Jaunā Gaita nr. 167, maijs 1988

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JG 167

The last several months have seen astonishing events taking place in Latvia and the Soviet Union: demonstrations, demands for self-determination for national minorities, controversy over construction projects, and ethnic conflicts. The authorities have admitted that the history being taught in schools is false, and the true facts of Latvia's occupation and "request" for incorporation into the Soviet Union have been publicly revealed. A huge demonstration took place in Riga on June 14 of this year, to commemorate the victims of the infamous 1941 deportations to Siberia. Some idea of the magnitude of this demonstration is given by the photograph on page 1 of this issue. We in the West are reacting to these events with joy and bitterness - joy that they are happening, bitterness that it has taken so long and so many obstacles remain.

Latvians in the West usually refer to themselves as exiles, in the sense that they or their parents left their country unwillingly as refugees, and feel that they cannot return until national sovereignty has been re-established. In the strict sense of the word, however, we are not exiles, but émigrés, exile being the state of enduring the formal judicial sentence of banishment. Valija Ruņģe discusses these terms and others such as 'fatherland' and 'homeland' in her article "Literatures in Exile: definitions, examples, analysis." Her husband Aivars Ruņģis, a propos of this article, contributes a poem dedicated to members of the group "Helsinki '86" who have left the Soviet Union and now live in the West. A poem in English by the Estonian émigré poet and critic lvar lvask is reprinted on page 19 of this issue from his book Baltic Elegies.

As a result of the ferment going on in Latvia and its reflections in the émigré community, JG has renewed one of its former sections, the "Press Mirror". Two pages in this issue are devoted to excerpts from the press in Latvia, and two pages to excerpts from the émigré press.

Modris Zeberiņš contributes an article on the poetry and prose of Velta Toma. His style is certainly unconventional for literary criticism - emotional, vivid, extravagant with praise, but the praise is well-deserved for one of our finest poets. Zeberiņš nominates Toma for "Spīdola's crown", an honour he has invented, based on the literary character of Spīdola in Rainis' Uguns un Nakts, who represents the highest spheres of culture and intellect. A selection of Toma's poetry has been reprinted in this issue to accompany Zeberiņš' article.

Nikolajs Bulmanis describes the evening dedicated to Velta Toma, held last year in Toronto, in his column. Bulmanis also talks about the exhibition of the late Valdis Āboliņš' letters and other materials held last year in Rīga. Valdis Āboliņš was a well-known organizer of avant-garde art exhibitions in West Germany, and he organized exhibitions of Latvian art, as well as sabbatical years in West Germany for several artists from Latvia. The exhibition in Rīga was a tribute to Āboliņš' efforts to bring Latvian art back into contact with the European mainstream.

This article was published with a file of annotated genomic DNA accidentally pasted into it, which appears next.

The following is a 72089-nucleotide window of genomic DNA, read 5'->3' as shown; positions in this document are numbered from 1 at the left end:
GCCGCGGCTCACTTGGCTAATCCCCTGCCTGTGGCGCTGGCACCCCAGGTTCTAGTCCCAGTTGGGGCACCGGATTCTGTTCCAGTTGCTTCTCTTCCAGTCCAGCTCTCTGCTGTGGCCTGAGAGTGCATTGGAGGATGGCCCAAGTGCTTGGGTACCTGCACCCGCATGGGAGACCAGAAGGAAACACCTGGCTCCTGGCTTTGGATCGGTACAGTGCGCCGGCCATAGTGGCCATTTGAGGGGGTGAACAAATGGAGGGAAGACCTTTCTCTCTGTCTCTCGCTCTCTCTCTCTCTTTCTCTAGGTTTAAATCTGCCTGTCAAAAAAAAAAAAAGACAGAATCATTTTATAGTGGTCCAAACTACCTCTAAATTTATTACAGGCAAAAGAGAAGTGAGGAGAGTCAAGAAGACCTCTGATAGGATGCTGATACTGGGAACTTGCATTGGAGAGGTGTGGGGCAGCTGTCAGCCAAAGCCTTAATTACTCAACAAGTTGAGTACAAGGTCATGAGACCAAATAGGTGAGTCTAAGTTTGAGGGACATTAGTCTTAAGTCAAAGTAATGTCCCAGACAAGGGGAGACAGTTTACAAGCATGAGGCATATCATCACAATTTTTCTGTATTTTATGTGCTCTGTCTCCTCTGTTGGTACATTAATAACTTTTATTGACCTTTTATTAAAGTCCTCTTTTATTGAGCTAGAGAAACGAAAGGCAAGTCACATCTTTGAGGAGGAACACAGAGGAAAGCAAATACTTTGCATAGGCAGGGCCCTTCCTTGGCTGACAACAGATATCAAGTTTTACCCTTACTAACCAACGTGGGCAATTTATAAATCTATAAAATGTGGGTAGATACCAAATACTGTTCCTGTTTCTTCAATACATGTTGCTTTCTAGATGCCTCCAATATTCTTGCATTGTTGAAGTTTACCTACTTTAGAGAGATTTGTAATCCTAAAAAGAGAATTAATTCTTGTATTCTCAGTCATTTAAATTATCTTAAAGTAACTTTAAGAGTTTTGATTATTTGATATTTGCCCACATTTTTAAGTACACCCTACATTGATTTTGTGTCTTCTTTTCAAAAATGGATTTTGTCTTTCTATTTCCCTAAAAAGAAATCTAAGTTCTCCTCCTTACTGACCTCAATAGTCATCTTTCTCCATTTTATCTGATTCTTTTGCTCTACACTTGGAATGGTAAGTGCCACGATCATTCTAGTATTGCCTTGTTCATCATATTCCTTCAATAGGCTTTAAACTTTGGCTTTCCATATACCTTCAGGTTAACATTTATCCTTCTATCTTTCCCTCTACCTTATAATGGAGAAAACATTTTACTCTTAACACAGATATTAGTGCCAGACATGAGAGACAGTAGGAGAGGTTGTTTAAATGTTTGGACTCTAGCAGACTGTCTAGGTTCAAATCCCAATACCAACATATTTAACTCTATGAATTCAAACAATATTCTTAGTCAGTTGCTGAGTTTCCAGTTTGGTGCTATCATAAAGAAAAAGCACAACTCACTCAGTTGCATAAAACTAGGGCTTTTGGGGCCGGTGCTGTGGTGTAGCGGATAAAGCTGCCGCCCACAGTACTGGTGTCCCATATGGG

Imants Sakss reminisces about the eminent musicologist, teacher and critic Jēkabs Vītoliņš (1898-1977), who was one of Sakss' own teachers at the Latvian Conservatory. Vītoliņš' greatest work is the series of monographs on Latvian folk melodies, published in 5 large volumes from 1958 to 1986. Imants Kalniņš, one of Latvia's most popular composers, had his 5'th symphony performed for the first time outside the Soviet Union, this past May, by the Boston Metropolitan Symphony Orchestra under Christopher Blair. Pēteris Aldiņš briefly reviews the performance for this issue.

This issue's theatre section contains a long interview by Brigita Siliņa of the young Latvian actress Laila Robiņš, who already has a distinguished career on the American stage. Ilmārs Krasts reviews a performance by two of Latvia's leading actors (and a director), Astrīda Kairiša and Kārlis Auškāps, in Los Angeles this year, while Juris Mazutis asks, in his column, whether these visits by performers from Latvia are harmful, as they are alleged to be by the right-wing émigré press, or helping to raise the standards of both audiences and performers in the émigré community.

Our book review section contains reviews of books by poets Ārija Elksne and Andrejs Eglītis, Gertrude Schneider's Muted Voices, a collection of interviews with survivors of the Rīga ghetto, and a collection of humoresques in the Ventiņu dialect by Kārlis Zvejnieks (Kuraž Krišs). The poetry section contains work by Maija Meirāne, Erna Jureviča, Ilze Kļaviņa and Velta Kaltiņa, while the prose section has "Unplays", Valters Nollendorfs' satire on the state of Latvian theatre here and in Latvia. The cover is by Laimonis Mieriņš and the frontispiece reproduces a painting, "Jamieson Creek", by Reinis Zusters.


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Jaunā Gaita